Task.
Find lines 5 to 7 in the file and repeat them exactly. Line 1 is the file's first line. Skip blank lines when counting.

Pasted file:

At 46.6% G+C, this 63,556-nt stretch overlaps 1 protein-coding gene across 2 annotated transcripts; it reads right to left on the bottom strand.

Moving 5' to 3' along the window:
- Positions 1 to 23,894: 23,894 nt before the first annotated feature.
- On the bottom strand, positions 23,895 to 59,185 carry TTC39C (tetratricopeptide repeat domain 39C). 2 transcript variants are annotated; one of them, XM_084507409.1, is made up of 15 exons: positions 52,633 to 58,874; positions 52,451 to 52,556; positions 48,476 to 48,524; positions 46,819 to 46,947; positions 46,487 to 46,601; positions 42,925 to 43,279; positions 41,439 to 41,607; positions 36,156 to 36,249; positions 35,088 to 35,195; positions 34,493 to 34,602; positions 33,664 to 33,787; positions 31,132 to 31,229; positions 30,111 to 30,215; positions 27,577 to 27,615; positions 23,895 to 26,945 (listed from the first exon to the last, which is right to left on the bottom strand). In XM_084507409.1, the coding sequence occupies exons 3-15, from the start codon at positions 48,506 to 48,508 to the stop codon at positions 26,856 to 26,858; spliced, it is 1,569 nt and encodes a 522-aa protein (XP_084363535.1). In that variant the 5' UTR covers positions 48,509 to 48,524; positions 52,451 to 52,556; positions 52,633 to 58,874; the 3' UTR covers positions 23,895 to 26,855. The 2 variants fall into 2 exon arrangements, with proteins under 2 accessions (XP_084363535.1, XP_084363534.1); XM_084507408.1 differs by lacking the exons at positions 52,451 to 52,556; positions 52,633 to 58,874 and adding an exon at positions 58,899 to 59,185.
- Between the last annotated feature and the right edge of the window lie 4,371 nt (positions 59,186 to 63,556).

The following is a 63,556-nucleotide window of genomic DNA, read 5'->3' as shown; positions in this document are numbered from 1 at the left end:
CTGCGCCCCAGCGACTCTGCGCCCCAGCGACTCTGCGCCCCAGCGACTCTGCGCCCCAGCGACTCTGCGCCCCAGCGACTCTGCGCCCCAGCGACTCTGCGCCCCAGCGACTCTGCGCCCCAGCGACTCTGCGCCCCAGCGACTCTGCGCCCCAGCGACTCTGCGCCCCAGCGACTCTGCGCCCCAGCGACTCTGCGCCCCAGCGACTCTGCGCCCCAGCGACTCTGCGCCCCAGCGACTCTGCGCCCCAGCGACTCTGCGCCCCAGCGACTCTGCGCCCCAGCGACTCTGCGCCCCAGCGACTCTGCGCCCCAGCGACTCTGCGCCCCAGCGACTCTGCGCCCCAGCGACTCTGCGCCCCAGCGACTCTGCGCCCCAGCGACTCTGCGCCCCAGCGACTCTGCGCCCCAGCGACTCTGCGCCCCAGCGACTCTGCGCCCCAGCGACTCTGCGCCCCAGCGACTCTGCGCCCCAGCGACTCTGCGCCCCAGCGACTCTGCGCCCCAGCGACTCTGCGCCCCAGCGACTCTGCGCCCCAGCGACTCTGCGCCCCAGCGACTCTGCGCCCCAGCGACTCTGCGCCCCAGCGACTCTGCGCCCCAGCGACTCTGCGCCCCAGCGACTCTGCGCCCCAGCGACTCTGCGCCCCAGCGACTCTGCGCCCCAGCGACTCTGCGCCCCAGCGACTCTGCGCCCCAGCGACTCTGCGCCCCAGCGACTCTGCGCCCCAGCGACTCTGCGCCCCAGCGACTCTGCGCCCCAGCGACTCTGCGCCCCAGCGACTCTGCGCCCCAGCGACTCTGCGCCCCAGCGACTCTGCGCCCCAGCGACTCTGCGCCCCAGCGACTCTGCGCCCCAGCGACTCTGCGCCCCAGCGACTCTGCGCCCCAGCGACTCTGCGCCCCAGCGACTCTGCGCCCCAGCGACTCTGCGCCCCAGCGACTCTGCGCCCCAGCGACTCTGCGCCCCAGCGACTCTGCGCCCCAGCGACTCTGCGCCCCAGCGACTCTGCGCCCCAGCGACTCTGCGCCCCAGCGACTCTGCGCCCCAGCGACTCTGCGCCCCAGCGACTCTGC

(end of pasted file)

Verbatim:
- Between the last annotated feature and the right edge of the window lie 4,371 nt (positions 59,186 to 63,556).

The following is a 63,556-nucleotide window of genomic DNA, read 5'->3' as shown; positions in this document are numbered from 1 at the left end:
CTGCGCCCCAGCGACTCTGCGCCCCAGCGACTCTGCGCCCCAGCGACTCTGCGCCCCAGCGACTCTGCGCCCCAGCGACTCTGCGCCCCAGCGACTCTGCGCCCCAGCGACTCTGCGCCCCAGCGACTCTGCGCCCCAGCGACTCTGCGCCCCAGCGACTCTGCGCCCCAGCGACTCTGCGCCCCAGCGACTCTGCGCCCCAGCGACTCTGCGCCCCAGCGACTCTGCGCCCCAGCGACTCTGCGCCCCAGCGACTCTGCGCCCCAGCGACTCTGCGCCCCAGCGACTCTGCGCCCCAGCGACTCTGCGCCCCAGCGACTCTGCGCCCCAGCGACTCTGCGCCCCAGCGACTCTGCGCCCCAGCGACTCTGCGCCCCAGCGACTCTGCGCCCCAGCGACTCTGCGCCCCAGCGACTCTGCGCCCCAGCGACTCTGCGCCCCAGCGACTCTGCGCCCCAGCGACTCTGCGCCCCAGCGACTCTGCGCCCCAGCGACTCTGCGCCCCAGCGACTCTGCGCCCCAGCGACTCTGCGCCCCAGCGACTCTGCGCCCCAGCGACTCTGCGCCCCAGCGACTCTGCGCCCCAGCGACTCTGCGCCCCAGCGACTCTGCGCCCCAGCGACTCTGCGCCCCAGCGACTCTGCGCCCCAGCGACTCTGCGCCCCAGCGACTCTGCGCCCCAGCGACTCTGCGCCCCAGCGACTCTGCGCCCCAGCGACTCTGCGCCCCAGCGACTCTGCGCCCCAGCGACTCTGCGCCCCAGCGACTCTGCGCCCCAGCGACTCTGCGCCCCAGCGACTCTGCGCCCCAGCGACTCTGCGCCCCAGCGACTCTGCGCCCCAGCGACTCTGCGCCCCAGCGACTCTGCGCCCCAGCGACTCTGCGCCCCAGCGACTCTGCGCCCCAGCGACTCTGCGCCCCAGCGACTCTGCGCCCCAGCGACTCTGCGCCCCAGCGACTCTGCGCCCCAGCGACTCTGCGCCCCAGCGACTCTGCGCCCCAGCGACTCTGCGCCCCAGCGACTCTGCGCCCCAGCGACTCTGCGCCCCAGCGACTCTGCGCCCCAGCGACTCTGC